By the Rev. Dr. Ed Hird
“Now, Susie,” said her placating mother “your brother Jimmy says he’s sorry that he broke our doll, so I hope you’ll forgive him.” “All right,” said Susie reluctantly, “but I’d feel more like forgiving him, mother, if I could swat him first!” Forgiveness is something that we all value in out families, and work hard to teach our children. But sometimes the message of forgiveness seems to land on deaf ears. Why is it often so hard for our children to forgive each other? Why is it often so hard for spouses to truly forgive each other?
Genuine forgiveness, rather than mere excusing someone, is the hardest action in the whole world (especially when we’ve been hurt deeply). We are all fairly good at excusing minor annoyances by saying “no problem” or “that’s okay”. But when we are hurt unfairly and deeply by someone we love, forgiveness often seems totally impossible. Many divorces occur through a long series of minor and major hurts that never had forgiveness applied to each hurt. If we don’t forgive that initial smaller hurt, then each subsequent hurt accumulates until a root of bitterness grows up in our hearts. At that point, our heart grows cold and numb, and we often doubt whether we ever really loved our spouses. But the real issue is not lack of love. It is lack of forgiveness.
Why is it so hard to forgive? Often it feels so unfair to forgive. After all, they’ve hurt us deeply, perhaps again and again. Maybe they seem to be getting away with it. Maybe they seem to have rebuilt their life while you are still reeling. Perhaps you feel that to forgive them would be letting them get away with it. To be honest we often don’t want to forgive. We want to get even. We may secretly even want revenge. Even “nice people”, when deeply hurt, find them-selves wanting “an eye for an eye and a tooth for a tooth.”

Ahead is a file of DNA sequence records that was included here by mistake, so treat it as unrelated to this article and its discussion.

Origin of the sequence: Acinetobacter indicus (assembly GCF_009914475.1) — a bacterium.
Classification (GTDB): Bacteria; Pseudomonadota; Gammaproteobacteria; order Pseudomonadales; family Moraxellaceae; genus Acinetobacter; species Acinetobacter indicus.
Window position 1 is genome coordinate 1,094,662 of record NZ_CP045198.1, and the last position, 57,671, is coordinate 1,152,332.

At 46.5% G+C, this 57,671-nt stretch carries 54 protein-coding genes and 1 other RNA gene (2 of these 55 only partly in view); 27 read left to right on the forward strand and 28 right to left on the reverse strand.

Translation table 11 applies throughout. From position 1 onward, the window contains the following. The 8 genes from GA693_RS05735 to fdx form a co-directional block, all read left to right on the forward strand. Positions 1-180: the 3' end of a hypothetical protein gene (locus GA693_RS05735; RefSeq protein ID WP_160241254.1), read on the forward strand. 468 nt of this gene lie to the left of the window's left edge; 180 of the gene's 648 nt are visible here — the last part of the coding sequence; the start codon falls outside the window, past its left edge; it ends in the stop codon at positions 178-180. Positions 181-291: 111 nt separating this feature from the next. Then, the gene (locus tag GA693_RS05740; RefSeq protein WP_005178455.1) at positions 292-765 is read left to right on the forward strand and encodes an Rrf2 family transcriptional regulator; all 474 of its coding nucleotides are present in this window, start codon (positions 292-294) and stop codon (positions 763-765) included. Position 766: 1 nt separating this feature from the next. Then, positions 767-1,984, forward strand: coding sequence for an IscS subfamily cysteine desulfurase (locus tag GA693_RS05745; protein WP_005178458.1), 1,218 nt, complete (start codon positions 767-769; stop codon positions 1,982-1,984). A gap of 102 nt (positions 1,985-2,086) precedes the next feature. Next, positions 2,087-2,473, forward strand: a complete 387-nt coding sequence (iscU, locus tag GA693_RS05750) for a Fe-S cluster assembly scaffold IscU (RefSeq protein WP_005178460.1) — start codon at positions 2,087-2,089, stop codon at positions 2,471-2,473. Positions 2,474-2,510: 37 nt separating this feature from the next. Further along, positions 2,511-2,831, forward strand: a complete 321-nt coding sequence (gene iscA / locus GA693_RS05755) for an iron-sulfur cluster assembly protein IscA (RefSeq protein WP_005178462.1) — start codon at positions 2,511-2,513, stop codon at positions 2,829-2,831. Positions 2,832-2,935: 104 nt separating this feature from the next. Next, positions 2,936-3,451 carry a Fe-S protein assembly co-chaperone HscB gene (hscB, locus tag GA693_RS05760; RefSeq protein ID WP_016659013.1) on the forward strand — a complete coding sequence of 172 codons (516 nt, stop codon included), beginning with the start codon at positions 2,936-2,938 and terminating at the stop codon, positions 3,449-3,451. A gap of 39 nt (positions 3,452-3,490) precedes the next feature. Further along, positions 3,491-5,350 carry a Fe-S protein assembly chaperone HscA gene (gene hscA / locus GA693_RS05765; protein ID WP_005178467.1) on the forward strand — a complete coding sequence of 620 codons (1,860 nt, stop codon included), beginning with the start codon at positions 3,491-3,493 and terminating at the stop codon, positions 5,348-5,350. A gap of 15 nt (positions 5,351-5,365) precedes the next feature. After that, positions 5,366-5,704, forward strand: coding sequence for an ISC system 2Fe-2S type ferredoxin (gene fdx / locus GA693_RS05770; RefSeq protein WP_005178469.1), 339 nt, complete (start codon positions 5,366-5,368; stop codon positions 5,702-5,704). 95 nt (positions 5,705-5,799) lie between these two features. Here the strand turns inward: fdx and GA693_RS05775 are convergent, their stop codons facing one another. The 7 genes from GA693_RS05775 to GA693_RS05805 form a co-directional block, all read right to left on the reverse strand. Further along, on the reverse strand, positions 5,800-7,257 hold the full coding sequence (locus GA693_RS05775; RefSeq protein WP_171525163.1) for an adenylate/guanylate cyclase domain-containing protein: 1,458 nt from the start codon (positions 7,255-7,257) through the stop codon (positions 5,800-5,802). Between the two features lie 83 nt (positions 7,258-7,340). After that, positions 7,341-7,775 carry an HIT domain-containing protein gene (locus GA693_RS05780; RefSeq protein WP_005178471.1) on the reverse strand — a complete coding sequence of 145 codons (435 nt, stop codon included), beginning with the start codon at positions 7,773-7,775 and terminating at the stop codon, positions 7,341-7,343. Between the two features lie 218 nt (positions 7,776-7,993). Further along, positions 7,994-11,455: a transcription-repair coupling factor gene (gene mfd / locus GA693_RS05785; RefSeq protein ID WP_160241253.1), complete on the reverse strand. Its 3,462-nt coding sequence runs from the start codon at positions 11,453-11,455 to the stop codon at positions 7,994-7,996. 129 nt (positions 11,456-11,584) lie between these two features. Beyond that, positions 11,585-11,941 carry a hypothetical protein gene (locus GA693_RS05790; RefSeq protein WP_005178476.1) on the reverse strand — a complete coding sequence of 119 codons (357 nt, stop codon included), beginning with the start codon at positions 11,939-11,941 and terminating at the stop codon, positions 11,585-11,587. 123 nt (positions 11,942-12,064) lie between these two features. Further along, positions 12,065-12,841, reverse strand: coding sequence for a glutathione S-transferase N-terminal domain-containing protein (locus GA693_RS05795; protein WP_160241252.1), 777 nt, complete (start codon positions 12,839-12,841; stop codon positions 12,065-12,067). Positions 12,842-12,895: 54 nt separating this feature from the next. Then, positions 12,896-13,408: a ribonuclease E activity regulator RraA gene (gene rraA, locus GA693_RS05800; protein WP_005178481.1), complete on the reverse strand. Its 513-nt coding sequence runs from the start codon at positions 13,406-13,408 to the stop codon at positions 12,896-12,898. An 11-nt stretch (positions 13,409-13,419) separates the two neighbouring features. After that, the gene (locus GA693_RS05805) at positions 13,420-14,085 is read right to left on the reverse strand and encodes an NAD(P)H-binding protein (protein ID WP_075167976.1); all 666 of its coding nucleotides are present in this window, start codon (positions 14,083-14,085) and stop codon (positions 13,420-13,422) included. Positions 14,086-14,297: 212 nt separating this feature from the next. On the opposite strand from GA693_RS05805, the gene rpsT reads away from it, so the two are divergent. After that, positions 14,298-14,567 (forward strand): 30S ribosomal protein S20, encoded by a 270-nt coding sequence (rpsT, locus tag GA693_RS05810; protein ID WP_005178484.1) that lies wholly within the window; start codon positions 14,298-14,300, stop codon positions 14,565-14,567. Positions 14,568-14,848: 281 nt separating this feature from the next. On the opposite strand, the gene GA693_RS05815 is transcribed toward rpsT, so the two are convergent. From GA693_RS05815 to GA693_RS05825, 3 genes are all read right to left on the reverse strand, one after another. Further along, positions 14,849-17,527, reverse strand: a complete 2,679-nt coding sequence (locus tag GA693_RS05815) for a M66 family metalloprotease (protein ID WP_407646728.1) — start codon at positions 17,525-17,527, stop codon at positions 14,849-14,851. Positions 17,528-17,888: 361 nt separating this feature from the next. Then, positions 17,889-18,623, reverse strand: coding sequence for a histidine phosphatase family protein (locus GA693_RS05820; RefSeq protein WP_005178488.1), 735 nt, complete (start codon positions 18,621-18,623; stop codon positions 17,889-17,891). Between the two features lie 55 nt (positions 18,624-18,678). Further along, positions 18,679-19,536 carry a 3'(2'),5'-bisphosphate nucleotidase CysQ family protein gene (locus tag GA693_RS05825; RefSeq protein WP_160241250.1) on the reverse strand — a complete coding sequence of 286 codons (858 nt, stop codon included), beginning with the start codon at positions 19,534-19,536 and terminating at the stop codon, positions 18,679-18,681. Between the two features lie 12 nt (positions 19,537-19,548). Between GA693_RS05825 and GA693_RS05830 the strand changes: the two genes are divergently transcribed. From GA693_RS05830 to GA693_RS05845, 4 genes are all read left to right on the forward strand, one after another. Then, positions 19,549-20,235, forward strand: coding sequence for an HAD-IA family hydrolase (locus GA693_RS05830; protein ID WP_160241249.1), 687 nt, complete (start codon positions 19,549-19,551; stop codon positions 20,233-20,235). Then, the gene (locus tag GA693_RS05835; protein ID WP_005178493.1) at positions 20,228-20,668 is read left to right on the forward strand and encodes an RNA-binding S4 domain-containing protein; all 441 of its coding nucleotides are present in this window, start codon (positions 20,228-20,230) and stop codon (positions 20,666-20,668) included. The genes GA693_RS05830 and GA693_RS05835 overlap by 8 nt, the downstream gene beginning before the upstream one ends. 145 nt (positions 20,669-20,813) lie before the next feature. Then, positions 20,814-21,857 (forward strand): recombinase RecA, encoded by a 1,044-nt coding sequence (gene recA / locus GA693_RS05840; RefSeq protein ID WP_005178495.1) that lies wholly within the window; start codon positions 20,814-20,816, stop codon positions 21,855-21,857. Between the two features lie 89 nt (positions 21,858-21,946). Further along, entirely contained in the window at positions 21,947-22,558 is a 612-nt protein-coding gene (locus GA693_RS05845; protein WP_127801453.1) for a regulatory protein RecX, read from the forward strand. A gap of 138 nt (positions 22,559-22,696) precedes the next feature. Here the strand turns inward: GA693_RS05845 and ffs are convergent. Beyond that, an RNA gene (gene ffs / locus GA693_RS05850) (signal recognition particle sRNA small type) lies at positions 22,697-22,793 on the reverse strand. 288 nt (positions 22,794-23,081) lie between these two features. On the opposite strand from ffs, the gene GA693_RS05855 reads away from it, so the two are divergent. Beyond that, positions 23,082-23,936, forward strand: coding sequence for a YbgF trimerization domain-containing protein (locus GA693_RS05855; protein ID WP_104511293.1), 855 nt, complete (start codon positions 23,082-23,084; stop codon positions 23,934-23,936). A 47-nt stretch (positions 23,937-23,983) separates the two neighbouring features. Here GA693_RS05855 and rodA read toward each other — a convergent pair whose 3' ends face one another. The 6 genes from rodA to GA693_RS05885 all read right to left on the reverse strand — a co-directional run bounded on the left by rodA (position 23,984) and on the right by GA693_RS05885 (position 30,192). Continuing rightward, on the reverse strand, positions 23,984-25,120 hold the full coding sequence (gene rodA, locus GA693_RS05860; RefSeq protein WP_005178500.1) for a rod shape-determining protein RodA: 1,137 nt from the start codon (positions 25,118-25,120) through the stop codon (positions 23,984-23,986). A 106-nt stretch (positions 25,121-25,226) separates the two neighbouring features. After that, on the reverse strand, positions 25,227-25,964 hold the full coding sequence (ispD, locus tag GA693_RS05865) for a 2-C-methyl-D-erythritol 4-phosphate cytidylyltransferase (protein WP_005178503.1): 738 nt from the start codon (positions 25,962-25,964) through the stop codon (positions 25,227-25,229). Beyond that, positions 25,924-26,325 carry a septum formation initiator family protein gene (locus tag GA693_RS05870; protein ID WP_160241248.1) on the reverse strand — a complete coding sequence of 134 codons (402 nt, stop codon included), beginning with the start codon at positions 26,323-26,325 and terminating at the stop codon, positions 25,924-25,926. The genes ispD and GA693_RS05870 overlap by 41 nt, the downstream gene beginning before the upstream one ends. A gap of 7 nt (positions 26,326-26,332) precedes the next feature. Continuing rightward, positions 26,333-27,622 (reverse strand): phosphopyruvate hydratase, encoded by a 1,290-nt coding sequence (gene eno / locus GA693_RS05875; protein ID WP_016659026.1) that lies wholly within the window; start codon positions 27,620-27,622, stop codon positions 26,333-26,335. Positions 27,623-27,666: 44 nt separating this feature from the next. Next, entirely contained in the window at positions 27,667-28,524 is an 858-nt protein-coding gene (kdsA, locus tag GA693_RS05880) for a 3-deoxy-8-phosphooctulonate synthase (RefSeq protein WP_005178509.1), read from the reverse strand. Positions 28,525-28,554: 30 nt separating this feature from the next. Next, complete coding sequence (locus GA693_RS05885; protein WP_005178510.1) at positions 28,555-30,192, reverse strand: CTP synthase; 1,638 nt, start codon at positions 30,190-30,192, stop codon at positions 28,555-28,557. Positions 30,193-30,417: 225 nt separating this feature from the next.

Forgiveness is a Revolutionary act. It changes everything. The world’s most famous human being said in the world’s most famous prayer “forgive us our sins as we forgive those who sin against us.” He said that instead of getting an “eye for an eye we are to love our enemies and pray for those who hurt us (Matthew 5:43). His advice, of course, is humanly impossible. How can we bless the very people we want to curse?
Jesus once said “with man this is impossible, but not with God. All things are possible with God.” Alcoholics Anonymous states that change can only occur when we admit our powerlessness over our addictions. Many of us are weak so cry out to the Father and confess how bad you are at forgiving. Ask Him to make you willing to be willing to forgive. Confess your addiction to bitterness and your need for a Higher Power to help you forgive. And remember this: the only person really hurt by your lack of forgiveness is you.
The Rev. Dr. Ed Hird
-author of the award-winning book Battle for the Soul of Canada
-previously published in the Deep Cove Crier/North Shore News
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-The sequel book Restoring Health: body, mind and spirit is available online with Amazon.com in both paperback and ebook form. In Canada, Amazon.ca has the book available in paperback and ebook.
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